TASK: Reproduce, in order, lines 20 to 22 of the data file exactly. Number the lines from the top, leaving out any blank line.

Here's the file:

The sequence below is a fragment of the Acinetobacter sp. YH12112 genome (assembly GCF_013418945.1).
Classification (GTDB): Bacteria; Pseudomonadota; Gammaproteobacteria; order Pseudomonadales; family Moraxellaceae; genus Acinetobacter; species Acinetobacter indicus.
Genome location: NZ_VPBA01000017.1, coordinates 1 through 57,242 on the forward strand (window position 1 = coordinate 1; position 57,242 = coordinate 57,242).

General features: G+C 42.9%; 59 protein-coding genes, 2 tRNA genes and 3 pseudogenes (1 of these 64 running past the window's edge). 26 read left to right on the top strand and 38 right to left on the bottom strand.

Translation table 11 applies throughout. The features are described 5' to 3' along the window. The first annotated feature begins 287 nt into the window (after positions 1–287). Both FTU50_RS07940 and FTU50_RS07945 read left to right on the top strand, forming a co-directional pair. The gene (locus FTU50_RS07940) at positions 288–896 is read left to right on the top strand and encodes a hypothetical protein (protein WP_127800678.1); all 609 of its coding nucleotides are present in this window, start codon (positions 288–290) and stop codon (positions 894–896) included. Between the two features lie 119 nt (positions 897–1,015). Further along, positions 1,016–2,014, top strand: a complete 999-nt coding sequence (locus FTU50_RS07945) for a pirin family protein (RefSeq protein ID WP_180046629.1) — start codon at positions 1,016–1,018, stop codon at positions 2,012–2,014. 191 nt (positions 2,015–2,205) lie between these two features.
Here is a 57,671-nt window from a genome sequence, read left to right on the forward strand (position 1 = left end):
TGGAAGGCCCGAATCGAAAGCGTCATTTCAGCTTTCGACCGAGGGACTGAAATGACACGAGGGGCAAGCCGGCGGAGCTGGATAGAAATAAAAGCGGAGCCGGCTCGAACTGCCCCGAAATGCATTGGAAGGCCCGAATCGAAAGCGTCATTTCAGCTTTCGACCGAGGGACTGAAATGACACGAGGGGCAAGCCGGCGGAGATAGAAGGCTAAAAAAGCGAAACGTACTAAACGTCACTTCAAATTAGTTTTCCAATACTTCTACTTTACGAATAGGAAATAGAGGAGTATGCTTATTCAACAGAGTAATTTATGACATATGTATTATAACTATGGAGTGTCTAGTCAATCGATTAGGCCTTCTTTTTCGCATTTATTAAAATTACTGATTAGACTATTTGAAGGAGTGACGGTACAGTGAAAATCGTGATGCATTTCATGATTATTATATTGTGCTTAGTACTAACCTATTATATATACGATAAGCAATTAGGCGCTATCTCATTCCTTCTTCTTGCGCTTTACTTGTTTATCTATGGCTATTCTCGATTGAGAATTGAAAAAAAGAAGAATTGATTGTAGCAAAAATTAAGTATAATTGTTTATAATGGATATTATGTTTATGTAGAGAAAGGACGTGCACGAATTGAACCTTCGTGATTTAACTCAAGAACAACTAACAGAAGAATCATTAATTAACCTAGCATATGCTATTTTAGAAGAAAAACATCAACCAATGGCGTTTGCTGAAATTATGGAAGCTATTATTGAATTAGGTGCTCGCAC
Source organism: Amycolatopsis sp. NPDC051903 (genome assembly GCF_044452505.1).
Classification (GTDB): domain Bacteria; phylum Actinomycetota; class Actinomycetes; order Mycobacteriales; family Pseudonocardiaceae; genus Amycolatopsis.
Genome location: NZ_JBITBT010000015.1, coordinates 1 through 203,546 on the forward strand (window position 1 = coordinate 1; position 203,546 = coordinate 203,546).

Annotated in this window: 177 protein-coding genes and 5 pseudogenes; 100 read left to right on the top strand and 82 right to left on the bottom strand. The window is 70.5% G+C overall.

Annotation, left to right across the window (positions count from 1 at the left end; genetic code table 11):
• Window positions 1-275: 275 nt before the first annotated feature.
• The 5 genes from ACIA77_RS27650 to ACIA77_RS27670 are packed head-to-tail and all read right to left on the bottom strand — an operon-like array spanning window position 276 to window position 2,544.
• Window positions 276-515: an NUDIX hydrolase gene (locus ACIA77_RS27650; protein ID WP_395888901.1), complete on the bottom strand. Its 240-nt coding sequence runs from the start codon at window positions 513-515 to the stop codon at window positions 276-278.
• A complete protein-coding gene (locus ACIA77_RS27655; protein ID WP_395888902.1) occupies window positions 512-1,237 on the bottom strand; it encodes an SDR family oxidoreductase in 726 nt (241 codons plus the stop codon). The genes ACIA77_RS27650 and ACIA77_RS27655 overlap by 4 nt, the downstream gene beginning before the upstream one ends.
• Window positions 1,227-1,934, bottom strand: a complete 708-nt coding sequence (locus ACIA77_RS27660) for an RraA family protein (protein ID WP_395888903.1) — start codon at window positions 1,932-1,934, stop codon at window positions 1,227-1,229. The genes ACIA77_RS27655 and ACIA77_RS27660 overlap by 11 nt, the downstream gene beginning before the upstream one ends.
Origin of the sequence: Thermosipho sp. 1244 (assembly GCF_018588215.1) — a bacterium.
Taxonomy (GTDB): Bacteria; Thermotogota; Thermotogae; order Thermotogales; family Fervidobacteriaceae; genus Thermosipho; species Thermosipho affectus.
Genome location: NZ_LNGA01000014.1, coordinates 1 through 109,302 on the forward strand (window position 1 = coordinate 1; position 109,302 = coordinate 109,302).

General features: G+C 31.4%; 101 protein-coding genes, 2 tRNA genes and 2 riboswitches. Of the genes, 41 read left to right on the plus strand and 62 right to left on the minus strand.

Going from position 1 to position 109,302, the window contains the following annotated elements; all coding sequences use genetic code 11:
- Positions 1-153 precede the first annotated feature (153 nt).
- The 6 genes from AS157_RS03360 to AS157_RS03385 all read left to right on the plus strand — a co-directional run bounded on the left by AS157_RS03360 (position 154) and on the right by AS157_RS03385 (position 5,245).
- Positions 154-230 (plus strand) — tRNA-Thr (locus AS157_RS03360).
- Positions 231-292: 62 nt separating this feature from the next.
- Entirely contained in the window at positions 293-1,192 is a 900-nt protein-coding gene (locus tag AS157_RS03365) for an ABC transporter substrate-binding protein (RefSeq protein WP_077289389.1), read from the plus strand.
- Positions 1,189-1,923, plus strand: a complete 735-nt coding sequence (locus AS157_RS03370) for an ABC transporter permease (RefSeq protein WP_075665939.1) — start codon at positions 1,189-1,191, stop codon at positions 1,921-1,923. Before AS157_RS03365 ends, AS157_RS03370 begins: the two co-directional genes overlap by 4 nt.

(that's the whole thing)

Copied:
Genome location: NZ_LNGA01000014.1, coordinates 1 through 109,302 on the forward strand (window position 1 = coordinate 1; position 109,302 = coordinate 109,302).

General features: G+C 31.4%; 101 protein-coding genes, 2 tRNA genes and 2 riboswitches. Of the genes, 41 read left to right on the plus strand and 62 right to left on the minus strand.

Going from position 1 to position 109,302, the window contains the following annotated elements; all coding sequences use genetic code 11: